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How dysfunctional is my development team?

·3 mins

Next Friday, I’ll be presenting at SandCamp on best practices for teams. Naturally, I’ve been thinking about what makes a good team in general, and a good software development team specifically. For most of my career, I’ve been part of development teams at development shops or technical companies. Those places already had forward-thinking technical people making infrastructure decisions and crafting the technical culture (for better or worse). By the time I came along, most of the kinks had been worked out.

But I don’t work at a technical company right now - I work at an advertising agency.

The more time I spend here, the more I realize: advertising agencies are the exact opposite of technical companies. They’re filled with forward-thinking non-technical people. Most agencies used to be print/media focused. But, times change and agencies change along with them. Now most advertising agencies have in-house development teams. A lot of these agencies brand themselves as bleeding-edge and interactive-focused. But those same people who have brilliant creative visions for agencies are rarely able to nurture a technical department. Developers at ad agencies often become after-thoughts. After the brief is done, a producer will get a developer involved to “execute the vision.” By that time, it’s often too late to correct flaws in the design, or point out potential architectural pitfalls.

And sometimes, developers and designers intuitively know that the way they’re working isn’t right, but can’t identify exactly what the problem is or how to fix it. If you find yourself in a similar situation, take the quiz!

Answer True or False to each of the following statements:

  • My entire department uses the same version control system, wiki, and ticketing system.
  • I’m a developer starting a new project. I know where to go to create my repository, tickets and anything else I need.
  • I’m a developer looking for comps. I know where the design team keeps their comps for my projects. I also know each time a comp is updated or changed without having to go look.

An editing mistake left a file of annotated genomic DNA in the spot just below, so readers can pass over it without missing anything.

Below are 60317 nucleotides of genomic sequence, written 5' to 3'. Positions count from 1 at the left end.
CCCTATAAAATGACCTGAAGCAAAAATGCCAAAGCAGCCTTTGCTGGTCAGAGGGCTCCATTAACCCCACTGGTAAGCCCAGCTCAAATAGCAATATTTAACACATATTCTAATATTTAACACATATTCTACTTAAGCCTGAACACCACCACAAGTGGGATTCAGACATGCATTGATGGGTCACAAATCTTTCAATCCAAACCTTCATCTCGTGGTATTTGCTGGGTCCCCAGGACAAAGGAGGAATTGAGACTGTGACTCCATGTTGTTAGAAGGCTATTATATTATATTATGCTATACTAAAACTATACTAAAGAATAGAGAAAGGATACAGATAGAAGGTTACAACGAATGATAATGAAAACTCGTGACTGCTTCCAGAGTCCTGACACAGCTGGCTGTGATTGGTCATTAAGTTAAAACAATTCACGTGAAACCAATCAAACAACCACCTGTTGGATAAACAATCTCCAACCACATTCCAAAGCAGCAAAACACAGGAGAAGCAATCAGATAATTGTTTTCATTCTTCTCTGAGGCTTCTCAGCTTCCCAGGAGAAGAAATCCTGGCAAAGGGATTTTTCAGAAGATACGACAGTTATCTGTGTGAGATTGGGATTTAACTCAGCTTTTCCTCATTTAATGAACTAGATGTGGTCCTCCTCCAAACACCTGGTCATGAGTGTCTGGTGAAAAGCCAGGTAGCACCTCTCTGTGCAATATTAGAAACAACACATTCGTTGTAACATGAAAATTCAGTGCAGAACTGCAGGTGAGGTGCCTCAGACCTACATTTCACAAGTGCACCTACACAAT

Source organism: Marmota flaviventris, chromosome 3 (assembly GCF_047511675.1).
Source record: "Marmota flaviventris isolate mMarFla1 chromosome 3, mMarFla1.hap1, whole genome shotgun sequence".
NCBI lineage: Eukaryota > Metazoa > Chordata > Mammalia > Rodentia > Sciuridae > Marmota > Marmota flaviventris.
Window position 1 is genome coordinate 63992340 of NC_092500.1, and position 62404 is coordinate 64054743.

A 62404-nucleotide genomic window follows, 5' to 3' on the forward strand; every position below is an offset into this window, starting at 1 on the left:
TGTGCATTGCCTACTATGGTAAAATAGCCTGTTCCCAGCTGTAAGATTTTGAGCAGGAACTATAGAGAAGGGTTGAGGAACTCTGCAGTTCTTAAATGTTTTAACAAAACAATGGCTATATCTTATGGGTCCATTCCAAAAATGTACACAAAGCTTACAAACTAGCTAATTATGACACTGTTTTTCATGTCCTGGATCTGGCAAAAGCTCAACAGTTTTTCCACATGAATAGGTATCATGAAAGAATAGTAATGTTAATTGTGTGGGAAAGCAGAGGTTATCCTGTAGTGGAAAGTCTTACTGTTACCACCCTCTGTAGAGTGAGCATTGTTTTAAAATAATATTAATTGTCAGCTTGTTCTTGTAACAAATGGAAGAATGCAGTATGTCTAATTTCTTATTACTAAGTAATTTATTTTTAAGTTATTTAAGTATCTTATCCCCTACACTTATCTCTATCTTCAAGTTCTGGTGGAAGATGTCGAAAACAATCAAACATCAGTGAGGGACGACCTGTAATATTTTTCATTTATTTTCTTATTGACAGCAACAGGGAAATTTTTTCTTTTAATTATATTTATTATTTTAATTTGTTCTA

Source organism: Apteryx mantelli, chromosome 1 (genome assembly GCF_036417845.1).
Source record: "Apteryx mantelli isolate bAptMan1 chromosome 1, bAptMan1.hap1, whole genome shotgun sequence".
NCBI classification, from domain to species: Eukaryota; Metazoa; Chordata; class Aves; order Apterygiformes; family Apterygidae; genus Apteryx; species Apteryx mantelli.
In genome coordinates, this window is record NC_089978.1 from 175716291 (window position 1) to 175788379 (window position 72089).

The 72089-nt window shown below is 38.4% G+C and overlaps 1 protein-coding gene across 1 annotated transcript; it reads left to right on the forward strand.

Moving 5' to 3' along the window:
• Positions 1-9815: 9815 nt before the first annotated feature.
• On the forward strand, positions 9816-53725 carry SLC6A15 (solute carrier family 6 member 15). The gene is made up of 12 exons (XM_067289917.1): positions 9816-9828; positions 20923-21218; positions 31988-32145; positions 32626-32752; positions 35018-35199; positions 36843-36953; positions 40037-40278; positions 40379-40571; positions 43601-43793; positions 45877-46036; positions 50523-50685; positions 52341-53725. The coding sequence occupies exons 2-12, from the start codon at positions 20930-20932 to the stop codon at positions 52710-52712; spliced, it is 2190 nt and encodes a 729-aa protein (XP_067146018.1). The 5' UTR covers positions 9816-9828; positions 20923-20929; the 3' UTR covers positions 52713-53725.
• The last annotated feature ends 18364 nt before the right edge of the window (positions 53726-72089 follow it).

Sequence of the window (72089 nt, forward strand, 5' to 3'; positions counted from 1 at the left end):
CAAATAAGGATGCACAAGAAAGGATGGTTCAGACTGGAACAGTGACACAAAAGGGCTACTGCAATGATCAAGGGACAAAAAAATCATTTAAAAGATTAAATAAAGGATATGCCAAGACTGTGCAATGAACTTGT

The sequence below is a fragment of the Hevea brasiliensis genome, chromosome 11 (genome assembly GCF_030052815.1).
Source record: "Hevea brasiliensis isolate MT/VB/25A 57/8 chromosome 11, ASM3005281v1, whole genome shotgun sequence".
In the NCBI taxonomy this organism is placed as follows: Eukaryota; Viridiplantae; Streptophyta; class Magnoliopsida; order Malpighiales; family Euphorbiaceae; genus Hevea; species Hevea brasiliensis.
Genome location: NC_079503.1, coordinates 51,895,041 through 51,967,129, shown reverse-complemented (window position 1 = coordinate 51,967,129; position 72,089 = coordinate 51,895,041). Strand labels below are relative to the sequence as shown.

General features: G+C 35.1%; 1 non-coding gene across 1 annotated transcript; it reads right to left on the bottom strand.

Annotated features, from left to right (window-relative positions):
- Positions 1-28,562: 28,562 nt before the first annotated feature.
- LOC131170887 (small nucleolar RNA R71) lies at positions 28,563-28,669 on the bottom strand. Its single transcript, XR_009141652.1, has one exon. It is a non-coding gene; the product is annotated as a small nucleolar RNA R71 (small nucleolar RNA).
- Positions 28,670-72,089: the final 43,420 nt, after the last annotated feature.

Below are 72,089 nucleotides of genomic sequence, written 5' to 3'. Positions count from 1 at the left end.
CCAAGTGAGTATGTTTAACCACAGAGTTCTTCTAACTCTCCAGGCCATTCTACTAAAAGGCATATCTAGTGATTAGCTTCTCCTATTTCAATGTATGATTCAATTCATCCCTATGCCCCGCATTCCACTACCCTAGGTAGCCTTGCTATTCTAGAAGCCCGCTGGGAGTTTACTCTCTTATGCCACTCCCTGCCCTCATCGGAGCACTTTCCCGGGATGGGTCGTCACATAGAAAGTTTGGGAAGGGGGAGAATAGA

• Each time a project is scoped, I, or another developer, am consulted to validate the feasibility of the overall plan.
  • I have regular meetings with my larger, non-tech project leads about the status of the project’s different parts.
  • I have regular meetings within my technical department to do code reviews / educational seminars / showing off neat stuff.
  • I’m excited to learn from other members on my team. I think I work with amazing programmers.
  • I’m a developer looking to improve my skills. I know my managers are going to be excited to help me do so.
  • I have a suggestion about a breakdown in our process. I know my managers are going to be receptive to my ideas.
  • I can approach the design team about a problem and be sure we’ll find a solution that meets both of our needs.

If you answered true to most of the statements above, congratulations! There is nothing more to do - rejoice in your awesome team and go build cool stuff!

If you answered false to most of the statements above, it’s time for an intervention. Personally, I’m working to create an infrastructure and cultural shift that ensures that everyone on my team will be able to answer true to every statement. I’ll be writing more about it, but if you’re doing the same, let’s talk.

Did I miss anything? Tell me! @drnikki